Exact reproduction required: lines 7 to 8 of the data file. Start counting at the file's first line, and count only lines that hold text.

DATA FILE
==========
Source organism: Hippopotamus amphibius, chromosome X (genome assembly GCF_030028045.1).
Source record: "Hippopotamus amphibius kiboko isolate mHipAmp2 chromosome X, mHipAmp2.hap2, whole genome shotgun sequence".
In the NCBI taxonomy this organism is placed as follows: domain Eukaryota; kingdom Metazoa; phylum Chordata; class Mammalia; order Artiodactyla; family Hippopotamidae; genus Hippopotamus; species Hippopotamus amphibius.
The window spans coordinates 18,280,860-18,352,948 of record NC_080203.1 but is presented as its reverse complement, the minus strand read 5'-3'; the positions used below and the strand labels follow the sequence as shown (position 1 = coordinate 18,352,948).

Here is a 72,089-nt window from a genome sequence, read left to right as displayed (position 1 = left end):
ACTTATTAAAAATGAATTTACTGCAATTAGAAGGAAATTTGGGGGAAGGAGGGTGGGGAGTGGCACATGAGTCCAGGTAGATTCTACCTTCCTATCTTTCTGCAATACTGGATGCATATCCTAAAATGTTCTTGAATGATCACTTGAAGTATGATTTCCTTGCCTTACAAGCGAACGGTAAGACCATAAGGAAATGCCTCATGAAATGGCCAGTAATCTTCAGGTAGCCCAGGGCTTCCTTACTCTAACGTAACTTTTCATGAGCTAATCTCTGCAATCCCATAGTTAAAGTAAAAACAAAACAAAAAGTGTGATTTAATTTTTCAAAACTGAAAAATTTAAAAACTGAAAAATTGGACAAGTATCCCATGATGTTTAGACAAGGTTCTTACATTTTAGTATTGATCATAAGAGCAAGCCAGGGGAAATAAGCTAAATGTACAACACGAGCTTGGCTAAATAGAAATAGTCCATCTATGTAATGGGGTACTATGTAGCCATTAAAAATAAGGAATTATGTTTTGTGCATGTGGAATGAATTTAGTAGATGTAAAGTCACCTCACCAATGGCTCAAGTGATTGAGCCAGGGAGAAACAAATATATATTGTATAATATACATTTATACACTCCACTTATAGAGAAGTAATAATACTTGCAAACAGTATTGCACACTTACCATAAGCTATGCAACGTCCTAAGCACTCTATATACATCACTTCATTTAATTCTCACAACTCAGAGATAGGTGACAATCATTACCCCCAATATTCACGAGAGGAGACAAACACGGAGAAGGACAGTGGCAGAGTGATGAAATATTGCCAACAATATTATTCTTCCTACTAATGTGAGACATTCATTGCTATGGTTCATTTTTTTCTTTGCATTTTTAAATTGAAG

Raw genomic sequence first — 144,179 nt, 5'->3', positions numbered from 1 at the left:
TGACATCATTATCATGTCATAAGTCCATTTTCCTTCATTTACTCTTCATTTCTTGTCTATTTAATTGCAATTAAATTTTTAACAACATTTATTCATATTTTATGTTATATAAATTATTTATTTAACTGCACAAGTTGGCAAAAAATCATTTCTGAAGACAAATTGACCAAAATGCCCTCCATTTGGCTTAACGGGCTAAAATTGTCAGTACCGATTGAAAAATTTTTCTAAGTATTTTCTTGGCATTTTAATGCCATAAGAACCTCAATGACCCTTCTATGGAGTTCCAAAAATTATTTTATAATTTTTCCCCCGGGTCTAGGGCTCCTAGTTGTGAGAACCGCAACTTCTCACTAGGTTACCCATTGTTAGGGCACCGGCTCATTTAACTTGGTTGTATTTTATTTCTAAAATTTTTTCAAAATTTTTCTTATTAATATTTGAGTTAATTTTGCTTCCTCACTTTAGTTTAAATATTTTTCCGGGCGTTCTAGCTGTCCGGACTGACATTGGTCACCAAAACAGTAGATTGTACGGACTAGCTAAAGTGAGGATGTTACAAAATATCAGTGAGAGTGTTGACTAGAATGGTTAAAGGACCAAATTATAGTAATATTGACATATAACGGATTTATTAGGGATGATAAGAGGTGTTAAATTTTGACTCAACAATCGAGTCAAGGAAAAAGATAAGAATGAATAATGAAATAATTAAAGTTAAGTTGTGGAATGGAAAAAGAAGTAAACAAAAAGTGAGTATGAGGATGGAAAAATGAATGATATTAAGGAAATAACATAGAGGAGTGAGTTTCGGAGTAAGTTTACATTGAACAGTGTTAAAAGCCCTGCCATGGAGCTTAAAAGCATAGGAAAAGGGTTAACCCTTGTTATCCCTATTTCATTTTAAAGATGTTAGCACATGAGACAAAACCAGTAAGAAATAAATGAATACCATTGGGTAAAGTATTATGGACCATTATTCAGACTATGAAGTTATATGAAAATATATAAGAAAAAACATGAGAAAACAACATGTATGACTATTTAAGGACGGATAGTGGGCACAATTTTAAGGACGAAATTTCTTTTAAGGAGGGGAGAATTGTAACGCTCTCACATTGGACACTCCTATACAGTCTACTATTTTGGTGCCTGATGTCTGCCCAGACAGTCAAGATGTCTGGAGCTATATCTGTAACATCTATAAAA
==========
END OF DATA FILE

Raw genomic sequence first — 144,179 nt, 5'->3', positions numbered from 1 at the left:
TGACATCATTATCATGTCATAAGTCCATTTTCCTTCATTTACTCTTCATTTCTTGTCTATTTAATTGCAATTAAATTTTTAACAACATTTATTCATATTTTATGTTATATAAATTATTTATTTAACTGCACAAGTTGGCAAAAAATCATTTCTGAAGACAAATTGACCAAAATGCCCTCCATTTGGCTTAACGGGCTAAAATTGTCAGTACCGATTGAAAAATTTTTCTAAGTATTTTCTTGGCATTTTAATGCCATAAGAACCTCAATGACCCTTCTATGGAGTTCCAAAAATTATTTTATAATTTTTCCCCCGGGTCTAGGGCTCCTAGTTGTGAGAACCGCAACTTCTCACTAGGTTACCCATTGTTAGGGCACCGGCTCATTTAACTTGGTTGTATTTTATTTCTAAAATTTTTTCAAAATTTTTCTTATTAATATTTGAGTTAATTTTGCTTCCTCACTTTAGTTTAAATATTTTTCCGGGCGTTCTAGCTGTCCGGACTGACATTGGTCACCAAAACAGTAGATTGTACGGACTAGCTAAAGTGAGGATGTTACAAAATATCAGTGAGAGTGTTGACTAGAATGGTTAAAGGACCAAATTATAGTAATATTGACATATAACGGATTTATTAGGGATGATAAGAGGTGTTAAATTTTGACTCAACAATCGAGTCAAGGAAAAAGATAAGAATGAATAATGAAATAATTAAAGTTAAGTTGTGGAATGGAAAAAGAAGTAAACAAAAAGTGAGTATGAGGATGGAAAAATGAATGATATTAAGGAAATAACATAGAGGAGTGAGTTTCGGAGTAAGTTTACATTGAACAGTGTTAAAAGCCCTGCCATGGAGCTTAAAAGCATAGGAAAAGGGTTAACCCTTGTTATCCCTATTTCATTTTAAAGATGTTAGCACATGAGACAAAACCAGTAAGAAATAAATGAATACCATTGGGTAAAGTATTATGGACCATTATTCAGACTATGAAGTTATATGAAAATATATAAGAAAAAACATGAGAAAACAACATGTATGACTATTTAAGGACGGATAGTGGGCACAATTTTAAGGACGAAATTTCTTTTAAGGAGGGGAGAATTGTAACGCTCTCACATTGGACACTCCTATACAGTCTACTATTTTGGTGCCTGATGTCTGCCCAGACAGTCAAGATGTCTGGAGCTATATCTGTAACATCTATAAAA